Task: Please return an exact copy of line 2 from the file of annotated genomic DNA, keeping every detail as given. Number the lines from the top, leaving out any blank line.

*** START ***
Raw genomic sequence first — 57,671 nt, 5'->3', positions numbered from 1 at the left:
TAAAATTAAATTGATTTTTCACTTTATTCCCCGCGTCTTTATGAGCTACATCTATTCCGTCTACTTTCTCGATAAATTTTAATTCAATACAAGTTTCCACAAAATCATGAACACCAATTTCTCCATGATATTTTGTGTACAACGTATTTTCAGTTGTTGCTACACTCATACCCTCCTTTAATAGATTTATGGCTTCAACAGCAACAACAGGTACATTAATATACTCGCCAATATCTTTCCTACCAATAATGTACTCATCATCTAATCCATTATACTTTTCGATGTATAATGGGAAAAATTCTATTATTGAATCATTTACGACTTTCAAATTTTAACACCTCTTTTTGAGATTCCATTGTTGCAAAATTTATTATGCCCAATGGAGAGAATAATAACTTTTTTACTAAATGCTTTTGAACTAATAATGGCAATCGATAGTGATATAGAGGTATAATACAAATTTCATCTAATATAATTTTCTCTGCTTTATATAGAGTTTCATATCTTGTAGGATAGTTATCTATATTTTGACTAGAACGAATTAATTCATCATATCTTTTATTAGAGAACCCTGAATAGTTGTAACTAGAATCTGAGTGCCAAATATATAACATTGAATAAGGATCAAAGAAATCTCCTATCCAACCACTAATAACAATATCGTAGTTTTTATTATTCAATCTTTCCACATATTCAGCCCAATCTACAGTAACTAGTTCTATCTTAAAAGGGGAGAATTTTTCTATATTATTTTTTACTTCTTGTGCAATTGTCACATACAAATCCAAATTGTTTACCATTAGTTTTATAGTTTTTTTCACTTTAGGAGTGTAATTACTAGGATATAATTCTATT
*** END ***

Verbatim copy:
TAAAATTAAATTGATTTTTCACTTTATTCCCCGCGTCTTTATGAGCTACATCTATTCCGTCTACTTTCTCGATAAATTTTAATTCAATACAAGTTTCCACAAAATCATGAACACCAATTTCTCCATGATATTTTGTGTACAACGTATTTTCAGTTGTTGCTACACTCATACCCTCCTTTAATAGATTTATGGCTTCAACAGCAACAACAGGTACATTAATATACTCGCCAATATCTTTCCTACCAATAATGTACTCATCATCTAATCCATTATACTTTTCGATGTATAATGGGAAAAATTCTATTATTGAATCATTTACGACTTTCAAATTTTAACACCTCTTTTTGAGATTCCATTGTTGCAAAATTTATTATGCCCAATGGAGAGAATAATAACTTTTTTACTAAATGCTTTTGAACTAATAATGGCAATCGATAGTGATATAGAGGTATAATACAAATTTCATCTAATATAATTTTCTCTGCTTTATATAGAGTTTCATATCTTGTAGGATAGTTATCTATATTTTGACTAGAACGAATTAATTCATCATATCTTTTATTAGAGAACCCTGAATAGTTGTAACTAGAATCTGAGTGCCAAATATATAACATTGAATAAGGATCAAAGAAATCTCCTATCCAACCACTAATAACAATATCGTAGTTTTTATTATTCAATCTTTCCACATATTCAGCCCAATCTACAGTAACTAGTTCTATCTTAAAAGGGGAGAATTTTTCTATATTATTTTTTACTTCTTGTGCAATTGTCACATACAAATCCAAATTGTTTACCATTAGTTTTATAGTTTTTTTCACTTTAGGAGTGTAATTACTAGGATATAATTCTATT